, University of Virginia - Physics
[Host: Gordon Cates]
Polarized Nuclear Imaging (PNI) is a novel modality in which images of certain radioactive tracers are formed using conventional Magnetic Resonance Imaging (MRI) techniques by detecting asymmetries in gamma ray emission rates with respect to the nuclear magnetic moments of the tracer. This modality combines the spatial resolution and contrast provided by MRI with the detection sensitivity of nuclear imaging, allowing for the production of an image using many orders of magnitude fewer nuclei than would be necessary with conventional MRI. However, many challenges remain in bringing PNI from the laboratory to practice in a clinical setting. For example, the first PNI image produced took 60 hours to acquire. In my talk I will describe some novel techniques in currently in development intended to bridge the gap between laboratory and clinic.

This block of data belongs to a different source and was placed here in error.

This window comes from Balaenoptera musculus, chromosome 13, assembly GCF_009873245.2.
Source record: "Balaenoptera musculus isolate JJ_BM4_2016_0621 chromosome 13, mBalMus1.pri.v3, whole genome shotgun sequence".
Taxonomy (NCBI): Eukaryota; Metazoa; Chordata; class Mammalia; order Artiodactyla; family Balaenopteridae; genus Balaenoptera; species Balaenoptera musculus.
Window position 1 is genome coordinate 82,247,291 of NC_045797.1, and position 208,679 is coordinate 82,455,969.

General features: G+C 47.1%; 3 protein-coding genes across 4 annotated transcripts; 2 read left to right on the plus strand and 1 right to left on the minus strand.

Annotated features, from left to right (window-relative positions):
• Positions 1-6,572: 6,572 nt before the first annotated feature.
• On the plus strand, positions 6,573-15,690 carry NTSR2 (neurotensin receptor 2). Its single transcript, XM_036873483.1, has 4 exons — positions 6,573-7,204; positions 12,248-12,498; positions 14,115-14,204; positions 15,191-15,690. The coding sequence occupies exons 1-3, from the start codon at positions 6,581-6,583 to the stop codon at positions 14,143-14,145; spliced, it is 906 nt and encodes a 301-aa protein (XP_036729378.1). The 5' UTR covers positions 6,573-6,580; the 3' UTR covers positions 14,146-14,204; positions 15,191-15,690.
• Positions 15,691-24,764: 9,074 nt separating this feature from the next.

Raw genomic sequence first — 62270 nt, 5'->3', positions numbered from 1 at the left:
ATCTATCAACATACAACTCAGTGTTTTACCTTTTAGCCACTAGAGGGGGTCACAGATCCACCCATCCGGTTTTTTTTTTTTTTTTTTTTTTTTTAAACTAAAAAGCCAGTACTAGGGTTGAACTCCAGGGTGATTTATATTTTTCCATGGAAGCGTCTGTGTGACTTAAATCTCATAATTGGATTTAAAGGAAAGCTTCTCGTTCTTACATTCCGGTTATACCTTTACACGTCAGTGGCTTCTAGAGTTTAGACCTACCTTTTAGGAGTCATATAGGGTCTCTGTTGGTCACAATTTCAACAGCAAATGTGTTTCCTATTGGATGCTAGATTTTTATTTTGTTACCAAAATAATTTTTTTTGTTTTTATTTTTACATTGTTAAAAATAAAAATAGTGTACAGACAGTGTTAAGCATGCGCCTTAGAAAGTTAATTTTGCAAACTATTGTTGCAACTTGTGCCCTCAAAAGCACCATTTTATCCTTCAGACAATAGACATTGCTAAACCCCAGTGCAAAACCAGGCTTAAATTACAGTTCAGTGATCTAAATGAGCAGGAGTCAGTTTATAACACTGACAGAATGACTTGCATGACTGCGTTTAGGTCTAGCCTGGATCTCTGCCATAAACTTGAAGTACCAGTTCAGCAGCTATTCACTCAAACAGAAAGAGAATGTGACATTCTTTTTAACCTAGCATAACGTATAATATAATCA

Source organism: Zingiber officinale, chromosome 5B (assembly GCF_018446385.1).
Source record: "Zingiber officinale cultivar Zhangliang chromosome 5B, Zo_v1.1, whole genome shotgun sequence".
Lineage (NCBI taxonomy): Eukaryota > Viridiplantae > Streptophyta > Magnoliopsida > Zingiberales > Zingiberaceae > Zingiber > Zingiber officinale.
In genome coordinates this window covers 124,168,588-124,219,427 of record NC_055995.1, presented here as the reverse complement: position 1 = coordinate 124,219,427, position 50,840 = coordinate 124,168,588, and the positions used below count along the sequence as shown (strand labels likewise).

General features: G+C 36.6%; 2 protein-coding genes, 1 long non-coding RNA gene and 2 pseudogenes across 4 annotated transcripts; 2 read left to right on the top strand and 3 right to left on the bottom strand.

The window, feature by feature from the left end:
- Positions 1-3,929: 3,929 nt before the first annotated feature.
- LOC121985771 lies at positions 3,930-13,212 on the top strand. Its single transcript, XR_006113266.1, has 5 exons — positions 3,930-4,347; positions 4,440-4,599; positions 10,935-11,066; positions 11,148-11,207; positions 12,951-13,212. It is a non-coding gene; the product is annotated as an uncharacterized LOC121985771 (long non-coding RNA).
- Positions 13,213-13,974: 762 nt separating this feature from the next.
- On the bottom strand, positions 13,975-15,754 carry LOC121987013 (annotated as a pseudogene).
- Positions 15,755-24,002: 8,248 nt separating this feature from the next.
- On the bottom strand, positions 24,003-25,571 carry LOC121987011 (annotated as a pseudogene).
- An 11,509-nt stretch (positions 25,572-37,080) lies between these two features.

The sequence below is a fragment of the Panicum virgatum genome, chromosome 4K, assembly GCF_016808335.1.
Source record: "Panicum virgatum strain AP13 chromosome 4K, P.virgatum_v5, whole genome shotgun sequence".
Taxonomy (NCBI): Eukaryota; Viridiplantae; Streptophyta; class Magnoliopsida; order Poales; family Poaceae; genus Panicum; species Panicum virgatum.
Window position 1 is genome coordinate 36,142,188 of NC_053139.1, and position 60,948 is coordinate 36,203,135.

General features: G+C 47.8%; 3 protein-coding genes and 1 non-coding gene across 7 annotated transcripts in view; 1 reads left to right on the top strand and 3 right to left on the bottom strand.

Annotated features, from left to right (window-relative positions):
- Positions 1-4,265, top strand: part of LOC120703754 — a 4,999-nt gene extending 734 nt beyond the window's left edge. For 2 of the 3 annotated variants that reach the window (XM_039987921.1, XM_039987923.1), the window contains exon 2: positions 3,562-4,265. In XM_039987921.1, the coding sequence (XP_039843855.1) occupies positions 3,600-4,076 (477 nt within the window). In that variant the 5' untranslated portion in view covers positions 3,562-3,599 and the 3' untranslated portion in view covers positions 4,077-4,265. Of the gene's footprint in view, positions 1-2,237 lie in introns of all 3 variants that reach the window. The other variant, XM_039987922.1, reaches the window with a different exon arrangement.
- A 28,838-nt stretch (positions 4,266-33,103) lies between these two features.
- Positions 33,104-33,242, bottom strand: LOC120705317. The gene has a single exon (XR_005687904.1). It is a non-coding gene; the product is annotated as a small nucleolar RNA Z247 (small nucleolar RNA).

Atomic Physics Seminar
Monday, April 15, 2019
Physics Building, Room 204
Note special room.
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